Jan 25 2021
How were you first inspired to DJ and/or make music?
I would say Hip Hop was my very first source of inspiration to DJing and the process of making music. I say this because I was mesmerized by how DJs could control or create a feeling in the room at any given point in time.
From a production perspective, the intricacies of pulling multiple sounds to tell a story or support a particular message were equally fascinating. Growing up in a West Indian home (my heritage is Trinidadian), my Dad and Mom ran the gambit of sounds from Classical to Jazz, Funk, RnB, Reggae, Soca, and even some 70s Rock with some Soul thrown in for equal measure. It wasn’t unusual to feel like our home was the “party spot” every other weekend with my Dad dropping these sounds through custom speakers and tweeters.
Full circle, I was hearing a lot of the samples from old records in 90s Hip Hop from the selections my Dad would play when I was a kid. A profound stroll down memory lane. And if that wasn’t happening, there would be the monotony of listening to him play classical music on his guitar or running scales on the Hammond B3 with its massive rotating speaker for what felt like hours on end. Summing these items up made for great ear training and a passionate need to play or make music.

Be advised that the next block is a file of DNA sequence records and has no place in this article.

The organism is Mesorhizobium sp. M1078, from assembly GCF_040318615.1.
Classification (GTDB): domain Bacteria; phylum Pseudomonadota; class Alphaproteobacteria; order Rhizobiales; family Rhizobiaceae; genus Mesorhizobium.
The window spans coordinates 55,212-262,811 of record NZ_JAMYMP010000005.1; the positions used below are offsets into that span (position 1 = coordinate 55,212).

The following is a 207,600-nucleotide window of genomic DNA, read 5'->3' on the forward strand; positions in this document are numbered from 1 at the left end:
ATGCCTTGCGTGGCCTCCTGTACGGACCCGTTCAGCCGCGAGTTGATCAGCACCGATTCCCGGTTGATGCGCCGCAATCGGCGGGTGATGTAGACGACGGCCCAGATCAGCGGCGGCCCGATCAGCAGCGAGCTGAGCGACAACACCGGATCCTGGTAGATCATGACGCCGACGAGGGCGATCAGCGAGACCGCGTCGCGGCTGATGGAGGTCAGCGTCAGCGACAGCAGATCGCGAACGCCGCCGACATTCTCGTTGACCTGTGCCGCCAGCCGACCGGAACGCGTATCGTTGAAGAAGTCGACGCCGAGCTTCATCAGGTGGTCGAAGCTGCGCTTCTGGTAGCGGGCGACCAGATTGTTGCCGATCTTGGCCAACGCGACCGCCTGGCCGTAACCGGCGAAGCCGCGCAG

How did you first get involved with The Comfort Zone?
I was lucky to have witnessed an early morning set by The Junkies with the low ceilings and sweaty walls. It definitely left an impression of what the underground looked and felt like. I was there late Sunday night in the wee hours of Monday morning. I laugh when I think about that moment I saw someone showering and getting ready to head to work Monday morning while the beats were still banging.
What's your favourite aspect of The Comfort Zone?
It’s definitely the bare-bones aesthetic and the people all uniformed around the music and nothing else.
How would you define your sound?